As a Chicagoan, it has become my Monday morning ritual to research the counts of those killed and injured by gun violence over the weekend throughout our city. Unfortunately, today, my local focus has broadened to the recent attacks in Orlando. But my ritual doesn’t stop there. This morning, I sent up a new prayer:
For all of the wounded, I offer supplication.
For the families of the deceased, I intercede.
For all of the victims’ lives, and for their dance in the midnight hour, I give thanks.
This is one way that my faith and spirituality enable me to cope with tragedy: It permits me to grieve and to ask questions. It has helped me to hold space for the victims, their families and the communities that will be most intimately impacted by grief. After the weekend’s event, my faith and my heart lead me to grieve with the LGBT community and communities of color who stand in sorrow’s kitchen daily, “licking out all the pots,” in the words of Zora Neale Hurston.
Though grief is an important part of these shocking events, it won’t lead to change. If we are going to see a decline in the enactment of gun violence within the human community, we have more work that we need to do. We must recognize that the impulse to hate lies eerily close to the impulse to kill and that we are susceptible to this slippery slope, as long as difference induces anxiety and hatred. It doesn’t matter how “well-meaning” we are or how “good” our intentions. How “tolerant” we are is irrelevant if we do not love. Ultimately, if we are going to win the fight against hatred and violence, we must be the manifestation of love. Love must become more than an ideal, a logo or an abstraction. Sure, there is a measure of love in expressions of grief and support, such as vigils, memorials and public art. But love also requires work.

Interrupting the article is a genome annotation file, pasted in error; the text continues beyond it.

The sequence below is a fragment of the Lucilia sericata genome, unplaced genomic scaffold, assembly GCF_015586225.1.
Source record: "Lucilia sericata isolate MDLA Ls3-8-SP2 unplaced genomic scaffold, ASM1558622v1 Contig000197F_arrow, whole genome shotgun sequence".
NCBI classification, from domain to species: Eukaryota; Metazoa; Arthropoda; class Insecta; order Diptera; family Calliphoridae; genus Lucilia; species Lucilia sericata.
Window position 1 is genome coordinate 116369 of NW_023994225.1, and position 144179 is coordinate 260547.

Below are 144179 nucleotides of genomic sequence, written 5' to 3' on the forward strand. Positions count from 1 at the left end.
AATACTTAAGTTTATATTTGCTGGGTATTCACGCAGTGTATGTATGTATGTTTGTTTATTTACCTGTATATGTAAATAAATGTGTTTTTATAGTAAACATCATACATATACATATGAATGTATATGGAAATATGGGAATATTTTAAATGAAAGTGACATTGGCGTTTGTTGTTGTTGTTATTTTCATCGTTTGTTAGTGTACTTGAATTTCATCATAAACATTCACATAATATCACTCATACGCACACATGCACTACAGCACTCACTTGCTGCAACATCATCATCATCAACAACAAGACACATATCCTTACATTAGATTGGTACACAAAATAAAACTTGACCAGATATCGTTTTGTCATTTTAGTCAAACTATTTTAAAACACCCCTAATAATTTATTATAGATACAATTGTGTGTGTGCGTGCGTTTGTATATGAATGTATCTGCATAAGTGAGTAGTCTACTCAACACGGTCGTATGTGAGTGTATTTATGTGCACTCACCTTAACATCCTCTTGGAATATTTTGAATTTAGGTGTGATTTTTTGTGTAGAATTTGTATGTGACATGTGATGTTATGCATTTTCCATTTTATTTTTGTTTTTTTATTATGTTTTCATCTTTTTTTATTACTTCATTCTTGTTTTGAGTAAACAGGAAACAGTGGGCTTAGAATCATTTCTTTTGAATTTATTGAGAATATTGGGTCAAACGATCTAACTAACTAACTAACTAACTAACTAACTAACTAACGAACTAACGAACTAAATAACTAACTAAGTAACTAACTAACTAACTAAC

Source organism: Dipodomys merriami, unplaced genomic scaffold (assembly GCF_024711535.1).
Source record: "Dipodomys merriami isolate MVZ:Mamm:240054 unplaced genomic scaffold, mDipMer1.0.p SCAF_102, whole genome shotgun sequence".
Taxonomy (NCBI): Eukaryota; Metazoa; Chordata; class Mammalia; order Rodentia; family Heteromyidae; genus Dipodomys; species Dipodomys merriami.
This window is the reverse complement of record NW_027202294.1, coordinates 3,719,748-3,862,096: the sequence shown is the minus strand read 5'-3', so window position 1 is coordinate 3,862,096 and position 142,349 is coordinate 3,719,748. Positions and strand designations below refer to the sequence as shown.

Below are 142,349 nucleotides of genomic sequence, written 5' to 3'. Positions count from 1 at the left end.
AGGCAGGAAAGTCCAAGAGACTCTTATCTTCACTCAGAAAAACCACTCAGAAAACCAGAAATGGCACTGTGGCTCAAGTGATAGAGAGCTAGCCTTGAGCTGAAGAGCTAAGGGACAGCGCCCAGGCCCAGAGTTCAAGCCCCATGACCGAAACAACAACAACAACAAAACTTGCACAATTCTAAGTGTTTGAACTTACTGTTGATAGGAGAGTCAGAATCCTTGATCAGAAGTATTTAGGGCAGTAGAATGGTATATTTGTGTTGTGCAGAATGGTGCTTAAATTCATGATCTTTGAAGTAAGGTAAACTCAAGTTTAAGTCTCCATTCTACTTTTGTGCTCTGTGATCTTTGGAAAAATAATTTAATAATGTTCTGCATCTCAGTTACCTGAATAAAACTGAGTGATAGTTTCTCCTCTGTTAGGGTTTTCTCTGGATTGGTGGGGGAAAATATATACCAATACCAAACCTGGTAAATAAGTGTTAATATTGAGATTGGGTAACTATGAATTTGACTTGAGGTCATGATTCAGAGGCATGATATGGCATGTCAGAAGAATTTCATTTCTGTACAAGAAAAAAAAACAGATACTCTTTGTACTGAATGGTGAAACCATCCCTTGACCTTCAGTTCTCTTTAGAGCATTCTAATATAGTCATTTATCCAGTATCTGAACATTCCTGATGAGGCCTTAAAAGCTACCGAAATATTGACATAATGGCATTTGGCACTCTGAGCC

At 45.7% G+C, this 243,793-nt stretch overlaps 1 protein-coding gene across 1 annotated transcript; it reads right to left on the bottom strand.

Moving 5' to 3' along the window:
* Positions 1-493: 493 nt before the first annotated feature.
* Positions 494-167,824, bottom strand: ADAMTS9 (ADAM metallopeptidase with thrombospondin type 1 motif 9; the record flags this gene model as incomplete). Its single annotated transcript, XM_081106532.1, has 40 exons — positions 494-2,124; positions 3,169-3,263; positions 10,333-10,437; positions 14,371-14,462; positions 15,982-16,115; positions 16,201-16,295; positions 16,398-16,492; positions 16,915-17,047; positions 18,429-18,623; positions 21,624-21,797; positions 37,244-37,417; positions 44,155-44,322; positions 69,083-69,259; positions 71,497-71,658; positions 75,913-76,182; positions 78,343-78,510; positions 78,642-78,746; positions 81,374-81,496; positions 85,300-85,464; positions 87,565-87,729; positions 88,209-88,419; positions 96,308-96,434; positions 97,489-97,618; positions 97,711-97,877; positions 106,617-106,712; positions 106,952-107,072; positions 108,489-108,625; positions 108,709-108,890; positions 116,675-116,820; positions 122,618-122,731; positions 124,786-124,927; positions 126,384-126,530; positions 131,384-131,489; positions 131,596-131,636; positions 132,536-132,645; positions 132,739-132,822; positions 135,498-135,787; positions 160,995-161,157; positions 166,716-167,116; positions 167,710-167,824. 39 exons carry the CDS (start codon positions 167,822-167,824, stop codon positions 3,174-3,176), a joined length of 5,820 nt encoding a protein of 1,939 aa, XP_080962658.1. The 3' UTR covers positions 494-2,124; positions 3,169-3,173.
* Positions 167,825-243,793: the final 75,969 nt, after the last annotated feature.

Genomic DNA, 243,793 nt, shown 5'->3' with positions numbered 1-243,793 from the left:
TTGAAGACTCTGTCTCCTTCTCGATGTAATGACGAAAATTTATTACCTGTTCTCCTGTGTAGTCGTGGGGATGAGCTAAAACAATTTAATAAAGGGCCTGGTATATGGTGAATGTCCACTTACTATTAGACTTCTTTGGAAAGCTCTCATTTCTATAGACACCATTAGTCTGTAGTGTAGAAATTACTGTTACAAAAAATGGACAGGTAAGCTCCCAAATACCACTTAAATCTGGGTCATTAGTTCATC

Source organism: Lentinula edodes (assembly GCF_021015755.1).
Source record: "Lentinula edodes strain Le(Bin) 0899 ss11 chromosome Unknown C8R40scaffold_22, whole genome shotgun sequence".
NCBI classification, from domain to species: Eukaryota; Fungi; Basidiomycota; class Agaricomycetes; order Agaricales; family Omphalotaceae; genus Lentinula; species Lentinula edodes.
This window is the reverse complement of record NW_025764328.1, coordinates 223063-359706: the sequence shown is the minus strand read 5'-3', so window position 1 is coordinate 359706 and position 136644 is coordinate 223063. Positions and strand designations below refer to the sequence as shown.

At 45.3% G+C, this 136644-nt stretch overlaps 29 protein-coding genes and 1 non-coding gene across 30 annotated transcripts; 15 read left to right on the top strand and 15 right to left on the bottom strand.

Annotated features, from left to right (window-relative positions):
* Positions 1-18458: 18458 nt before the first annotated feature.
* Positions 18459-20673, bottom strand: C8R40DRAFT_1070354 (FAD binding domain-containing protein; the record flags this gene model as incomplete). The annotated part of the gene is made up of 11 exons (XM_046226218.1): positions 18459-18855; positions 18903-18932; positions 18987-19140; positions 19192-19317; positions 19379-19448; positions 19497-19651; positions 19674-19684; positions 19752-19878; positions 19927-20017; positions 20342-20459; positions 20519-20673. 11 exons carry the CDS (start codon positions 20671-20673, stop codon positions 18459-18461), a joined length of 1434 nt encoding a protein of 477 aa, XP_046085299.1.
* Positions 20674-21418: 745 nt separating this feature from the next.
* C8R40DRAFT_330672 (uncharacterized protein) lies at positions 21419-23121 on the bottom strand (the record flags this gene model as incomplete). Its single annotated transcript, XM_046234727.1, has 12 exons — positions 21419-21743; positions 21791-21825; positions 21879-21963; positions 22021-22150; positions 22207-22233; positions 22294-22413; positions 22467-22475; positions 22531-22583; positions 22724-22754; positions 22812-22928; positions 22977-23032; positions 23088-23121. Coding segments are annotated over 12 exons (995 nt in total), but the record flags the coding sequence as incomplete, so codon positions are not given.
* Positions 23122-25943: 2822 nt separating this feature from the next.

I hope that we will commit to doing the necessary work of naming our biases and getting to their root causes and ideologies. We must be willing to do the work of changing our minds and our hearts, which often requires deep introspection, courageous conversation across lines of difference, reading and learning, and perhaps even repentance.
I pray that we can be active in the shaping of safe societies where gun reform is a reality and not a distant dream. One reason why we keep hearing this story is because of the lackadaisical gun laws that hinge upon an antiquated second amendment. Our national policies are in need of urgent attention. If you haven’t gotten involved in the political process beyond the two-party dichotomy and the tragically sad current presidential cycle, it’s about that time. We live here. As Black Lives Matter has taught us over the past few years, we don’t have to be silent when we are subject to unjust and immoral policies and processes. In “My Petition,” Jill Scott sings to our country, “I know my rights. There’ll be no law bridging the freedom of my speech or the right for me to petition for a remedy of grievances.
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Speak up for the slain. Speak up for the most vulnerable. Even something as simple as signing a petition, which calls for a ban on assault weapons. Contact your local and state elected officials, including your congresspeople and governors, and implore them to take brave action against gun violence, police brutality, mass incarceration and any other issue that moves your heart to brokenness and grief. We must use our grief to inspire action.
Rev. Neichelle Guidry is the liaison to worship and arts at Trinity United Church of Christ in Chicago.